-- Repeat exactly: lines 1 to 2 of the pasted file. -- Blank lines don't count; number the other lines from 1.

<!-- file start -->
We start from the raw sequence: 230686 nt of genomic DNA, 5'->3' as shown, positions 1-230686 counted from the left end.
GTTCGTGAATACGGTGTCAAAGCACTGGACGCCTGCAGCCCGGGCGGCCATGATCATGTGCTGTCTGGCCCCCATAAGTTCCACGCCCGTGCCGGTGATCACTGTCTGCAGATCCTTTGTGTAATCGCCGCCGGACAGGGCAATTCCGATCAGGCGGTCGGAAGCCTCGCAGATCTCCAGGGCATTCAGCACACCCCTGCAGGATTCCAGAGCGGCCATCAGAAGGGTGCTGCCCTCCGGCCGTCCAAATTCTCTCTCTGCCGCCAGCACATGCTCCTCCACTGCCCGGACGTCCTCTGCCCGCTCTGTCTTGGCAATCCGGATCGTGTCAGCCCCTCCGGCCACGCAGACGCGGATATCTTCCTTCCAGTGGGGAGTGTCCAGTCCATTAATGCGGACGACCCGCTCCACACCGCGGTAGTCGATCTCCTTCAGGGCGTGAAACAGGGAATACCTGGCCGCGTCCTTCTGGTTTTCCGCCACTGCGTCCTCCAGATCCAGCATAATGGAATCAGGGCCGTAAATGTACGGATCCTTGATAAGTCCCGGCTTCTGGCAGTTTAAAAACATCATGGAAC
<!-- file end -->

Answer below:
We start from the raw sequence: 230686 nt of genomic DNA, 5'->3' as shown, positions 1-230686 counted from the left end.
GTTCGTGAATACGGTGTCAAAGCACTGGACGCCTGCAGCCCGGGCGGCCATGATCATGTGCTGTCTGGCCCCCATAAGTTCCACGCCCGTGCCGGTGATCACTGTCTGCAGATCCTTTGTGTAATCGCCGCCGGACAGGGCAATTCCGATCAGGCGGTCGGAAGCCTCGCAGATCTCCAGGGCATTCAGCACACCCCTGCAGGATTCCAGAGCGGCCATCAGAAGGGTGCTGCCCTCCGGCCGTCCAAATTCTCTCTCTGCCGCCAGCACATGCTCCTCCACTGCCCGGACGTCCTCTGCCCGCTCTGTCTTGGCAATCCGGATCGTGTCAGCCCCTCCGGCCACGCAGACGCGGATATCTTCCTTCCAGTGGGGAGTGTCCAGTCCATTAATGCGGACGACCCGCTCCACACCGCGGTAGTCGATCTCCTTCAGGGCGTGAAACAGGGAATACCTGGCCGCGTCCTTCTGGTTTTCCGCCACTGCGTCCTCCAGATCCAGCATAATGGAATCAGGGCCGTAAATGTACGGATCCTTGATAAGTCCCGGCTTCTGGCAGTTTAAAAACATCATGGAAC